Whether you’ve read Malcolm Gladwell’s hugely popular book Blink or not, you’ve probably heard what it’s about: In some cases unconscious thought is more powerful than conscious thought; a decision made in a split-second may be more accurate than one deliberated over for an hour. As attractive as these ideas may be, a new study which investigated the so-called unconscious thought advantage arrives at a verdict that will likely sadden Gladwell and his many fans.

“We conclude that there exists no reliable support for the claim that a momentary diversion of thought leads to better decision-making than a period of deliberation,” write the authors in their recently published paper.

For their analysis, Drs. Mark Nieuwenstein and Hedderik van Rijn, both psychologists at the University of Groningen, combined an original experiment with a review of past studies. They asked 399 participants — about 10 times the average sample size in other studies — to choose between either four cars or four apartments on the basis of 12 unique features. Having scrutinized past experiments, they incorporated conditions that supposedly yield the strongest unconscious thought advantage (UTA) effects, such as an exact type of puzzle used as a distraction.

However, despite designing a study weighted in favor of UTA effects, participants in the distracted group were no more likely than those in the deliberating group to choose the most desirable car or apartment. Unconscious thought, then, failed to trump conscious thought. Next, the research team reanalyzed 60 of the 81 experiments described in 32 published UTA papers. While including the results of their own study, they excluded those experiments that had insufficient data or that deviated from conditions highly favorable to UTA. Despite these exclusions, they discovered UTA theories do not hold water when investigated under rigorous statistical analysis.

Never Say Die

Dr. Ap Dijksterhuis, one of two psychologists who first described unconscious-thought theory, does not accept the new findings. In a recent Nature article, he says his theory is widely accepted and “the evidence for UTA is growing quickly.”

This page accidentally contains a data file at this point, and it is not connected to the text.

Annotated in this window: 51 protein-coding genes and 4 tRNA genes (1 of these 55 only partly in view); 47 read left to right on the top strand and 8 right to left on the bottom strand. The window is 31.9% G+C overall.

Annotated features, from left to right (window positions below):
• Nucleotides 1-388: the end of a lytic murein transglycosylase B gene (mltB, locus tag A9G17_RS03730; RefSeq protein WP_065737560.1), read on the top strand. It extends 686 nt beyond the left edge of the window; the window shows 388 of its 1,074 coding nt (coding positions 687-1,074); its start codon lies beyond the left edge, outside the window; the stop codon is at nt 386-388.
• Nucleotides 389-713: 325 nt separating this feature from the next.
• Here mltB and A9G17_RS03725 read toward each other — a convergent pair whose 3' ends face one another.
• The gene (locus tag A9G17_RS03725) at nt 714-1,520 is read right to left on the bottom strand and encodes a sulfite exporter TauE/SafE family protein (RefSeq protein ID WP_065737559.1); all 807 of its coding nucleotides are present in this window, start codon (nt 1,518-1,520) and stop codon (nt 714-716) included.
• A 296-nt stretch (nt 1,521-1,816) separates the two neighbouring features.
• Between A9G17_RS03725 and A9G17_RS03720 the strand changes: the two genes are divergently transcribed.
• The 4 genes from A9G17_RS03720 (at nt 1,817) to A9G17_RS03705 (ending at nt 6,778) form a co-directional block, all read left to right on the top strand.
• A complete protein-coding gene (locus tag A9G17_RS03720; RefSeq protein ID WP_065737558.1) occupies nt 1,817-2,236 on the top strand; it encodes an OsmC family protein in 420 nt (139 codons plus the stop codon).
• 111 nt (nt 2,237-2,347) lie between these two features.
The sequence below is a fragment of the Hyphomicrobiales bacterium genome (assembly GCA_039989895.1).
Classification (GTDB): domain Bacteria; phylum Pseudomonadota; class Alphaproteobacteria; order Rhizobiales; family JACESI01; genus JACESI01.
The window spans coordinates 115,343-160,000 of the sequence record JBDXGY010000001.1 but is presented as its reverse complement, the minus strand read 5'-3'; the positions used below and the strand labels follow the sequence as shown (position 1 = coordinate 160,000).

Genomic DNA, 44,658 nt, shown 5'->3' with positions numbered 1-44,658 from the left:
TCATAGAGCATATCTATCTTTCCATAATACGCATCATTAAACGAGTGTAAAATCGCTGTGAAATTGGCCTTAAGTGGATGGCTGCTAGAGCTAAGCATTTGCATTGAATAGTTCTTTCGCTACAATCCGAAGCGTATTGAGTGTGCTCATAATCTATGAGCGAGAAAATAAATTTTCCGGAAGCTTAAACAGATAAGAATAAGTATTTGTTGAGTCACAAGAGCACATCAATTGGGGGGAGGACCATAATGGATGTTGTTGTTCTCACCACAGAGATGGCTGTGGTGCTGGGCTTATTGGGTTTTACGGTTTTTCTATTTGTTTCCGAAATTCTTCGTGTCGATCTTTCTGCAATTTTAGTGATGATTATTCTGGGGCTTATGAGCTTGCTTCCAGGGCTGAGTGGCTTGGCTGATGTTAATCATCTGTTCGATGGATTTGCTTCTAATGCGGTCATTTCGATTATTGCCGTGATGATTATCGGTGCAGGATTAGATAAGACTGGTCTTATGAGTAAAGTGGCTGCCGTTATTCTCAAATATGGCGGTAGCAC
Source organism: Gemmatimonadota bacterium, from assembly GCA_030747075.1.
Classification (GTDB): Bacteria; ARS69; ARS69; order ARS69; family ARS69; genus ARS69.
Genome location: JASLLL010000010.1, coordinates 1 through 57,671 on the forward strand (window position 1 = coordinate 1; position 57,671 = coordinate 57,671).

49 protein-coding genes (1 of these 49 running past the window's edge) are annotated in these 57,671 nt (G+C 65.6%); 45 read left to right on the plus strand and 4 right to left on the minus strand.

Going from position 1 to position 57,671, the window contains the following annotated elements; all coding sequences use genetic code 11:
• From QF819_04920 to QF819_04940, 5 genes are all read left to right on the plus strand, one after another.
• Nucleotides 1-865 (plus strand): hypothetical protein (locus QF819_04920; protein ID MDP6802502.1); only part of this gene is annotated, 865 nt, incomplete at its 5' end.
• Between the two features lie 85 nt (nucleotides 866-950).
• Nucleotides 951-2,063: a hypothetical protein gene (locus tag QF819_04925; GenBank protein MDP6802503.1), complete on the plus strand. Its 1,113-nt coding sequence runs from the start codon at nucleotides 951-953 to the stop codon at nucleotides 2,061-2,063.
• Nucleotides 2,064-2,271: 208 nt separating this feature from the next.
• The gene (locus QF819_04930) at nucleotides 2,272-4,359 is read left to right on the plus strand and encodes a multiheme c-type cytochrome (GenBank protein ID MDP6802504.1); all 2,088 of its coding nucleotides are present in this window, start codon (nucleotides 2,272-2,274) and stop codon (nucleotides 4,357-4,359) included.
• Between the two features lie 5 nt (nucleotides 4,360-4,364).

In his 2004 paper, he and Dr. Loran F. Nordgren described two modes of thought, unconscious and conscious, while further stating the different characteristics of these two modes suggest each is "more or less useful" under different circumstances.

“This theory proposes that the best way to make a difficult decision is to refrain from painstaking conscious deliberation and to let one’s unconscious mind solve the problem while one engages in more enjoyable activities such as solving a crossword puzzle,” wrote Dijksterhuis and Nordgren, adding, “this theory claims the existence of an unconscious form of thought that has a much greater information-processing capacity than conscious thought.” For this reason, they assert it is in your best interest to let “the clever unconscious mind” take charge and solve specific difficult problems.

“The idea that a momentary diversion of thought leads to better decision making than a period of deliberation remains an intriguing but speculative hypothesis that lacks empirical support,” write the authors in their conclusion. Once again, a fun idea takes a dive.

Source: Nieuwenstein MR, Wierenga T, Morey RD, et al. On making the right choice: A meta-analysis and large-scale replication attempt of the unconscious thought advantage. Judgment and Decision Making. 2015.